Analysis: besides a stellar acting career on stage and screen, Edward Mulhare is also the link between KITT and the popemobile
My grandfather told a good yarn. One of his best was that he went to school in the North Mon with an actor who used to be in a 1960s American television series, The Ghost and Mrs Muir. But it turns out this was not the only hit television show this Cork actor starred in. Edward Mulhare featured in every episode of the hit 1980s show, Knight Rider, as Devon Mills, the man in charge of F.L.A.G, the secret organisation that Michael Knight and KITT worked for.
Mulhare was born on the southside of Cork City in 1923. He attended the North Monastery and went on to briefly study medicine in University College Cork. While still a student, Mulhare landed his first role in a local production of The First Mrs Fraser in Cork Opera House. Inspired by this moment in the local limelight, he promptly left his studies and spent nearly a decade working in theatres around Ireland and Northern England. He finally made it to London, where he quickly landed roles alongside such English theatre greats as John Gielgud, Laurence Olivier and Orson Wells.
It was through this stage work that he came to attention of the producers of the US production of My Fair Lady. Mulhare's big break came in 1957 when he took over the lead role as Henry Higgins from Rex Harrison on Broadway. The production toured the Soviet Union before returning to London for a sell-out run.
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Edward Mulhare sings "Ordinary Man" from My Fair Lady on The Ed Sullivan Show in March 1957
As a suave leading man, it was only a matter of time before Mulhare would transition to the big screen. He secured several small but significant parts in films like Our Man Flint (1966) and Caprice (1967). He's a bigger role in Von Ryan's Express (1965), as a German-speaking Allied chaplain, Capt. Costanzo, who works undercover in Nazi uniform, while his comrades hijack a freight train as it speeds through German-occupied Italy to Switzerland.
In 1968, Mulhare accepted the role as the charismatic and sardonic Capt. Daniel Gregg, alongside Hope Lange, in the hit NBC supernatural series, The Ghost and Mrs. Muir. As fate would have it, Mulhare also shared this role with Rex Harrison who originally played Gregg in the film adaption in 1947. Mulhare was a natural fit and his on-screen chemistry with Lange was infectious. The show was sold around the world and was broadcast to huge audiences in Ireland in the early 1970s.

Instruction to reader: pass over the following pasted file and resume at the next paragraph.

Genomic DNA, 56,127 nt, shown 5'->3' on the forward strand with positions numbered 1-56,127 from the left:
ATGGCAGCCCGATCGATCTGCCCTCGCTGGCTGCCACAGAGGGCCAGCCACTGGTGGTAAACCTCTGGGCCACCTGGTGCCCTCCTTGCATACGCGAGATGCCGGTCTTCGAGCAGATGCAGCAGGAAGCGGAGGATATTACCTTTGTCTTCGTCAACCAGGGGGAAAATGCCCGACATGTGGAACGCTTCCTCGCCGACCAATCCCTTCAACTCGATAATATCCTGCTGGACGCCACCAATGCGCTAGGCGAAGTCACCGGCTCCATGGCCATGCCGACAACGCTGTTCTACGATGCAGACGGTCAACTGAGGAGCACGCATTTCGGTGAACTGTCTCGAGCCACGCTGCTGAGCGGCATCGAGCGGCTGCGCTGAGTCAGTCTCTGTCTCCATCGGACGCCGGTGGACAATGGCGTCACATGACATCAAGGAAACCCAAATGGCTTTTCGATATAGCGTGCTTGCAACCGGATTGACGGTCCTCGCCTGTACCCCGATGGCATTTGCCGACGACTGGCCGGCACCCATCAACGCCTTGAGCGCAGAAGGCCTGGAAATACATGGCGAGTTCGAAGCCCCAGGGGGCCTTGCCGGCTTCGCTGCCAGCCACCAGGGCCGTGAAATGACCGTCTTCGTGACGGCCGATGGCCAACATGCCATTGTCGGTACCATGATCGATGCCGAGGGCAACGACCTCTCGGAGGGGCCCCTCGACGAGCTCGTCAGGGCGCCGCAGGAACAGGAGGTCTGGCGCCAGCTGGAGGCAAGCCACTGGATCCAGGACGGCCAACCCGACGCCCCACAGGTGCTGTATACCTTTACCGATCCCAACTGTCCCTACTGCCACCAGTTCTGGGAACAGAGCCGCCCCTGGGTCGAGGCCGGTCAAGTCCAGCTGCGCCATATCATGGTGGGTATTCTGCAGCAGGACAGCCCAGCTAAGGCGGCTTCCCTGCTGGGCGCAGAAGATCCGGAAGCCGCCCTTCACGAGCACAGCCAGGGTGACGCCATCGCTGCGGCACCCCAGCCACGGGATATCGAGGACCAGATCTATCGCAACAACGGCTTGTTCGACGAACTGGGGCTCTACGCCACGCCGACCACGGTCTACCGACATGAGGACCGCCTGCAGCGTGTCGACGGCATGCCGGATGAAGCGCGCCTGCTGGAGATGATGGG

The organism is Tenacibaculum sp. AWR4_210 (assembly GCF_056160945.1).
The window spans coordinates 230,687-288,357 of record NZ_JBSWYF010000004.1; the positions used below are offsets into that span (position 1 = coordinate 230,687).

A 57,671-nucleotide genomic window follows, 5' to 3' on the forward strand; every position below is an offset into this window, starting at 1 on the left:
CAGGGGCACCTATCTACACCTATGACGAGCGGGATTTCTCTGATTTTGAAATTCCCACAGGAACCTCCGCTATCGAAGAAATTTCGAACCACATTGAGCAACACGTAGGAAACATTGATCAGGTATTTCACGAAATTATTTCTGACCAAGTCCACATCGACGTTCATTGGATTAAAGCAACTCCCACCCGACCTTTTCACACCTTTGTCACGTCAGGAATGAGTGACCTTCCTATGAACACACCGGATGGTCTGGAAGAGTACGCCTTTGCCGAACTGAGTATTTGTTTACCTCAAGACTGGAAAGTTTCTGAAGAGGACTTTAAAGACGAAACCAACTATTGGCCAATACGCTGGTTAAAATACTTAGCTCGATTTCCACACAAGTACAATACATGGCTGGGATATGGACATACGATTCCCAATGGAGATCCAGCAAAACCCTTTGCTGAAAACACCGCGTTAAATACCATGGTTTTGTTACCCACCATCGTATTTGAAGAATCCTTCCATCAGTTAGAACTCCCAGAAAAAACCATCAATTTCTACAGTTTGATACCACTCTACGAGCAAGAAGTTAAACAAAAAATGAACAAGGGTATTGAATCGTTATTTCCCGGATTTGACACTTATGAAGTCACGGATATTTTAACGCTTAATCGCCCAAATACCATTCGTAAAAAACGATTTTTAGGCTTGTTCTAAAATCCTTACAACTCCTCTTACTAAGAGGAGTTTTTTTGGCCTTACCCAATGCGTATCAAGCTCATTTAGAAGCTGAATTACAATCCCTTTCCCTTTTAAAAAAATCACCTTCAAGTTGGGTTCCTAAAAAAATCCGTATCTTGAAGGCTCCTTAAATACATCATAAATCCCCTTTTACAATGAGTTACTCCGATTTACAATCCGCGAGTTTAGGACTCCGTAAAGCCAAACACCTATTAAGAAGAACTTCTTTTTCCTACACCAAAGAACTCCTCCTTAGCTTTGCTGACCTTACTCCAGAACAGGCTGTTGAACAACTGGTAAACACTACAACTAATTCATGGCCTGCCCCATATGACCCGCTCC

From Knight Rider Official, Devon Miles (Edward Mulhare) is arrested
Having made a number of guest appearances on popular shows like The Streets of San Francisco and an early episode of the original Battlestar Galactica, Mulhare entered the stratosphere in 1982 when cast in NBC’s new high-tech, action crime drama show, Knight Rider. Starring alongside leading man David Hasselhoff, Mulhare appeared in every episode, usually on the small computer screen fitted in KITT’s dashboard providing mission details and good advice to Michael Knight and KITT. It is hard to imagine there was only four seasons of Knight Rider as its slick production, gadgets and iconic cars made it a defining television show of the 1980s.
There is a usual twist to Mulhare's story. His brother’s Cork based firm, OBAM Vehicle Builders, were contracted to build the famous popemobile that allowed Pope John Paul II to glide through the crowds on his visit to Ireland. My grandfather, as a family friend, got to test drive the popemobile before it left their yard. Thanks to Mulhare, there are only a few degrees of separation between KITT and the popemobile.
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From RTÉ Archives, Tom McSweeney reports for RTÉ News in 1981 on what should be done with the popemobiles that were used by Pope John Paul II in Ireland
After the success of Knight Rider, Mulhare revived his links to the paranormal in 1988 when he hosted Secrets & Mysteries, a revival of NBC’s Unsolved Mysteries. His final appearance on the small screen was with David Hasselhoff in Baywatch Nights, a spin off from the archetype 90s smash-hit, Baywatch.
Mulhare died in 1997 after filming Out to Sea starring Jack Lemmon and Walter Matthau. He had fought a five-month battle with lung cancer. My grandfather died of throat cancer a few years later. Heavy smoking was common among young boys that grew up in Cork during their era. They are both buried quite close to each other in St. Joseph’s Cemetery.
The views expressed here are those of the author and do not represent or reflect the views of RTÉ